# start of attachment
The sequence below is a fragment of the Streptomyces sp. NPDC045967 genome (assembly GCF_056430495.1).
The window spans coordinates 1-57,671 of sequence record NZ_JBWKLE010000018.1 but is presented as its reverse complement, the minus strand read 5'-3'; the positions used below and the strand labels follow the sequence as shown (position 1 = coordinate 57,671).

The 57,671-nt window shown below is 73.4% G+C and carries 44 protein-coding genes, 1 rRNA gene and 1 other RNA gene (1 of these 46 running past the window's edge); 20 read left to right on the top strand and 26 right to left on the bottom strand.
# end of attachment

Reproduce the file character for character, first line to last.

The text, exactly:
The sequence below is a fragment of the Streptomyces sp. NPDC045967 genome (assembly GCF_056430495.1).
The window spans coordinates 1-57,671 of sequence record NZ_JBWKLE010000018.1 but is presented as its reverse complement, the minus strand read 5'-3'; the positions used below and the strand labels follow the sequence as shown (position 1 = coordinate 57,671).

The 57,671-nt window shown below is 73.4% G+C and carries 44 protein-coding genes, 1 rRNA gene and 1 other RNA gene (1 of these 46 running past the window's edge); 20 read left to right on the top strand and 26 right to left on the bottom strand.